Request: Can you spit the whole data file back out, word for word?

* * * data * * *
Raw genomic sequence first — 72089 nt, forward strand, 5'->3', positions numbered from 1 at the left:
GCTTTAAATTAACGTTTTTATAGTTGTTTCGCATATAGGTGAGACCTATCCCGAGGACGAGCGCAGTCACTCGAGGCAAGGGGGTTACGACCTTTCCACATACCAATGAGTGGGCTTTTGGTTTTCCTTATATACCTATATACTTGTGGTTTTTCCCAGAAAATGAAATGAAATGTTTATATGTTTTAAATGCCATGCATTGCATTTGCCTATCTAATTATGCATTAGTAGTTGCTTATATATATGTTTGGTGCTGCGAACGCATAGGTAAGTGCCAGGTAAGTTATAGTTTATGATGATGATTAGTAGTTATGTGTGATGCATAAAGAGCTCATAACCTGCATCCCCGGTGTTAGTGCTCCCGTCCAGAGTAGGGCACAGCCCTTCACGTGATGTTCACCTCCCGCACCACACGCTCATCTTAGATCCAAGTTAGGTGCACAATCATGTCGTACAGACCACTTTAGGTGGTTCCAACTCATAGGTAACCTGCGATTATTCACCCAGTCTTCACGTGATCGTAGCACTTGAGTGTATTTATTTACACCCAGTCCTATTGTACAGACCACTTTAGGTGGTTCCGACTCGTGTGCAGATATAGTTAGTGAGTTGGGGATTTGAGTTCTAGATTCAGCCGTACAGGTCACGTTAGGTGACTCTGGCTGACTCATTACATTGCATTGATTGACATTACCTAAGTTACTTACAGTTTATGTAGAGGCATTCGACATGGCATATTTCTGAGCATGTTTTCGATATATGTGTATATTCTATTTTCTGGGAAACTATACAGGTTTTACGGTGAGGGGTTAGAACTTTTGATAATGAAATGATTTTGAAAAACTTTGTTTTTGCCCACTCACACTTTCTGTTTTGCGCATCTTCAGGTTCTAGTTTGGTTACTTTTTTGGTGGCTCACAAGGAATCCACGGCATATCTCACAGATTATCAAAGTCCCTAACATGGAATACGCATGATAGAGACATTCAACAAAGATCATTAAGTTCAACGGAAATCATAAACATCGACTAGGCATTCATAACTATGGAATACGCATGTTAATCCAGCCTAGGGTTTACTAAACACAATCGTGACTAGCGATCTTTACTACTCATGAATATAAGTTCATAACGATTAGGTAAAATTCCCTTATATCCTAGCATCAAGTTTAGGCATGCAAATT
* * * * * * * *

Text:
Raw genomic sequence first — 72089 nt, forward strand, 5'->3', positions numbered from 1 at the left:
GCTTTAAATTAACGTTTTTATAGTTGTTTCGCATATAGGTGAGACCTATCCCGAGGACGAGCGCAGTCACTCGAGGCAAGGGGGTTACGACCTTTCCACATACCAATGAGTGGGCTTTTGGTTTTCCTTATATACCTATATACTTGTGGTTTTTCCCAGAAAATGAAATGAAATGTTTATATGTTTTAAATGCCATGCATTGCATTTGCCTATCTAATTATGCATTAGTAGTTGCTTATATATATGTTTGGTGCTGCGAACGCATAGGTAAGTGCCAGGTAAGTTATAGTTTATGATGATGATTAGTAGTTATGTGTGATGCATAAAGAGCTCATAACCTGCATCCCCGGTGTTAGTGCTCCCGTCCAGAGTAGGGCACAGCCCTTCACGTGATGTTCACCTCCCGCACCACACGCTCATCTTAGATCCAAGTTAGGTGCACAATCATGTCGTACAGACCACTTTAGGTGGTTCCAACTCATAGGTAACCTGCGATTATTCACCCAGTCTTCACGTGATCGTAGCACTTGAGTGTATTTATTTACACCCAGTCCTATTGTACAGACCACTTTAGGTGGTTCCGACTCGTGTGCAGATATAGTTAGTGAGTTGGGGATTTGAGTTCTAGATTCAGCCGTACAGGTCACGTTAGGTGACTCTGGCTGACTCATTACATTGCATTGATTGACATTACCTAAGTTACTTACAGTTTATGTAGAGGCATTCGACATGGCATATTTCTGAGCATGTTTTCGATATATGTGTATATTCTATTTTCTGGGAAACTATACAGGTTTTACGGTGAGGGGTTAGAACTTTTGATAATGAAATGATTTTGAAAAACTTTGTTTTTGCCCACTCACACTTTCTGTTTTGCGCATCTTCAGGTTCTAGTTTGGTTACTTTTTTGGTGGCTCACAAGGAATCCACGGCATATCTCACAGATTATCAAAGTCCCTAACATGGAATACGCATGATAGAGACATTCAACAAAGATCATTAAGTTCAACGGAAATCATAAACATCGACTAGGCATTCATAACTATGGAATACGCATGTTAATCCAGCCTAGGGTTTACTAAACACAATCGTGACTAGCGATCTTTACTACTCATGAATATAAGTTCATAACGATTAGGTAAAATTCCCTTATATCCTAGCATCAAGTTTAGGCATGCAAATT